Tuesday, February 20, 2024

How Catholic parishes can support homeschooling families

My family and I are moving to the area soon, and we're homeschoolers. What is a good church that offers opportunities for homeschooling families?

A variation of this question regularly pops up within social media groups, especially as people look ahead to the coming school year. Over time, I've noticed that in the Catholic community, the same handful of parishes tend to be recommended over and over. Homeschooling families flock to these parish communities. They know they will be supported in their educational journey, and they are excited about the existing opportunities they can enjoy. 

It's wonderful when parishes encourage homeschooling families, and I'm grateful for the encouragement that homeschoolers receive from the diocese as well. However, I wonder if more parishes could join in this support and outreach. Catholic parishes do a fantastic job supporting and celebrating Catholic education when it comes to the school system. Yet, there are families in the pews who seek a Catholic education through homeschooling. 

Homeschooling families are part of the parish community, even if we don't utilize the Catholic school system. We don't need a homeschooling equivalent of Catholic Schools Week, but we would love encouragement and support, too. I've encountered Catholic homeschooling communities across America, and between my experiences and those of my friends and acquaintances, I've observed different ways that Catholic parishes can reach out to homeschooling families. Here are a few ideas to get us started as we support these families in their mission and work:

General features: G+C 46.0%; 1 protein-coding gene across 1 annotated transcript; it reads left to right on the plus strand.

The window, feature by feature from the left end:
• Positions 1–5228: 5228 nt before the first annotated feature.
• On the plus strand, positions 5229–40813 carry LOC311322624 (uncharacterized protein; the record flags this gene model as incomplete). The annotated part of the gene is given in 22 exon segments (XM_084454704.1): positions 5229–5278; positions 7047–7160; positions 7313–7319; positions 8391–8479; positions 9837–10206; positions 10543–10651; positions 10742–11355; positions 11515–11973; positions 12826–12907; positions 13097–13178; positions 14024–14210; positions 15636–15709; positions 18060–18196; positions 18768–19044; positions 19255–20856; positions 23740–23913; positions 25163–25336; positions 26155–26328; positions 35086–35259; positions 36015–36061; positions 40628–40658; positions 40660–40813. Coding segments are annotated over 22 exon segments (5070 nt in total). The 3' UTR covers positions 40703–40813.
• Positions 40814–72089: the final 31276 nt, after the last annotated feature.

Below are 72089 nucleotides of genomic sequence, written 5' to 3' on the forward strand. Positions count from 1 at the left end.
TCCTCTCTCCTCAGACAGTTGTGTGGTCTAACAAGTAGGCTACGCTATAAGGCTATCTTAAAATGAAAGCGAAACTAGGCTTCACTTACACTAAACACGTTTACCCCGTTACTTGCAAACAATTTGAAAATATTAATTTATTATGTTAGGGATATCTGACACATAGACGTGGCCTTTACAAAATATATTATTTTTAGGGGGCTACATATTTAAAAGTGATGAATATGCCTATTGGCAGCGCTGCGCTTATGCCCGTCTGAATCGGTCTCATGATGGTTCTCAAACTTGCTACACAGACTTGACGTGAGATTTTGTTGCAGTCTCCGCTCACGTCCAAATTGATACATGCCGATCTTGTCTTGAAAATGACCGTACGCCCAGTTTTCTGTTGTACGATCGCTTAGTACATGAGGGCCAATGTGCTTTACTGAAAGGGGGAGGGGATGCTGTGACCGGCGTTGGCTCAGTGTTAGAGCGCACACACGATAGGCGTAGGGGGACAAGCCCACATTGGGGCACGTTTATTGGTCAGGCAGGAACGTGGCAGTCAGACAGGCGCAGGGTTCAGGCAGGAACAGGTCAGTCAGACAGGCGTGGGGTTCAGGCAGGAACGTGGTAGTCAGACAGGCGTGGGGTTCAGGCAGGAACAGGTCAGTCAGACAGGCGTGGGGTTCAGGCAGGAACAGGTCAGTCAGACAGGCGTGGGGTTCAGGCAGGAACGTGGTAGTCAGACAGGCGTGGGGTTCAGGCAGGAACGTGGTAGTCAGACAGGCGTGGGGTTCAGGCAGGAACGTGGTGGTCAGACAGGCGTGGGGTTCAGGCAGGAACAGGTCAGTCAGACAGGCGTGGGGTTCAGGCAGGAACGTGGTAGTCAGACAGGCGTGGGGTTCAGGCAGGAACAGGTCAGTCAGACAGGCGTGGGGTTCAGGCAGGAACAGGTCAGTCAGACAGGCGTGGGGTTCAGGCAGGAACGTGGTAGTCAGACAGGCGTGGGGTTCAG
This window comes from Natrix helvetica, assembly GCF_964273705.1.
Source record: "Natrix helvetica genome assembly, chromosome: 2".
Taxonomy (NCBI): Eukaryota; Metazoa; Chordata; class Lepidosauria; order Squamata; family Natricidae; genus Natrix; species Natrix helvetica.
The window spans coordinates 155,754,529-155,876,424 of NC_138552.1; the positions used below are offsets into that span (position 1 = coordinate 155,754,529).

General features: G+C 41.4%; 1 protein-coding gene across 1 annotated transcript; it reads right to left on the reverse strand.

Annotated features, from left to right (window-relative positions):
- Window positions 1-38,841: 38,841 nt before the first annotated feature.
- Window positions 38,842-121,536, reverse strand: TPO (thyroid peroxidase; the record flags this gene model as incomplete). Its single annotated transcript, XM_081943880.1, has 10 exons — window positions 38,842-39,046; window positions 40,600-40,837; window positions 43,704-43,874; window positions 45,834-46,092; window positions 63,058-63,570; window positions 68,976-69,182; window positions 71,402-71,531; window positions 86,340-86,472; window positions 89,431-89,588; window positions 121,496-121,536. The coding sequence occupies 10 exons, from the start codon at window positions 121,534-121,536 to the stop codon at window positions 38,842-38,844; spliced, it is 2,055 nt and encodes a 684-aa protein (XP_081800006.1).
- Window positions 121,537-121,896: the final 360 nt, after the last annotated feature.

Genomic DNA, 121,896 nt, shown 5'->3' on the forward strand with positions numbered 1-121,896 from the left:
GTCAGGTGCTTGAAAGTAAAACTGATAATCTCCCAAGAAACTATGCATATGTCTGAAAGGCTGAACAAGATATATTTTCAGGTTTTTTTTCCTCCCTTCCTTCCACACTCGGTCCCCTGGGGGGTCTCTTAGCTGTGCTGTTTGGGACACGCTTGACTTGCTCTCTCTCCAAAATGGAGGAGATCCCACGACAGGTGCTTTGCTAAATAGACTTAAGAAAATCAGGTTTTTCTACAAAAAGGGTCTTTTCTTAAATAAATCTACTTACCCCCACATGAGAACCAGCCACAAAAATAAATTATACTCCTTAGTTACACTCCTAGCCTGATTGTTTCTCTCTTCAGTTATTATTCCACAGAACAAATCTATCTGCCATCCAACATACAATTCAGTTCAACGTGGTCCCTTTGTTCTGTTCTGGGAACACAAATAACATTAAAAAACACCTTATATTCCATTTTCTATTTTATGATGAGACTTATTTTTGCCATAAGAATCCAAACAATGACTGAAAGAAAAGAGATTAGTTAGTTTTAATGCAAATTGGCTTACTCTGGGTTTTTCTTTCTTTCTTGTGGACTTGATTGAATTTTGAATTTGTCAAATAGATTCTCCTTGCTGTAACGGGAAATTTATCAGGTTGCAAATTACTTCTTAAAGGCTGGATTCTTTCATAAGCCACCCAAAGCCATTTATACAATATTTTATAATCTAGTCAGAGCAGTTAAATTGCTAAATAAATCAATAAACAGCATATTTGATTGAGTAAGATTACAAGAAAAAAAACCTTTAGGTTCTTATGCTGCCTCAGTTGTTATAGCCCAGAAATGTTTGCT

Offer an assortment of daily Mass times. 

Daily Masses often occur around the schedules of people who work 9-5 office jobs or take their kids to school every day. So, Masses are either very early in the morning or in the evening. There are great aspects to having Mass at those times (I actually love early morning Mass), but these times can be challenging for families with small children and/or several children...which describes many homeschooling families. Offering an array of daily Mass times, including the lunch hour (anywhere from 11 to 12:15) is a huge gift to these families. Plus, it's easy for families to turn those Masses into an informal homeschool gathering-first Mass, then a park! 

Transform the parish library.

The public library is an amazing resource that offers some Catholic books in its collections-but sometimes, it's helpful to browse in a library that only features the Catholic books that you've thought about reading, but don't want to buy. Parish libraries address this need by providing incredible books and DVDs for parishioners to check out and enjoy. Unfortunately, though, some people have no idea that their parish even has a library, because it's either tucked away in an inconvenient spot or not advertised. The parish library is often an underutilized resource, but we can change that. Parishes can support homeschoolers--and the entire community--by developing the existing parish library. Many homeschooling families have children who cross a wide range of ages, so if a parish library is not kid-friendly (breakable decor arranged in easy-to-reach places), arranging the space with small children in mind is hugely beneficial. At the very least, our parish libraries can feature a "kids corner" with a small selection of toys for kids to play with while their parents browse. Furthermore, instead of only stocking books for adults, parish libraries can offer a variety of books for children and teens-both fiction and non-fiction. A parish could even offer events at the parish library, like toddler storytimes or poetry recitation events for kids. With dedication, work, and creativity, we can transform our parish libraries into dynamic, vibrant hubs for parish life.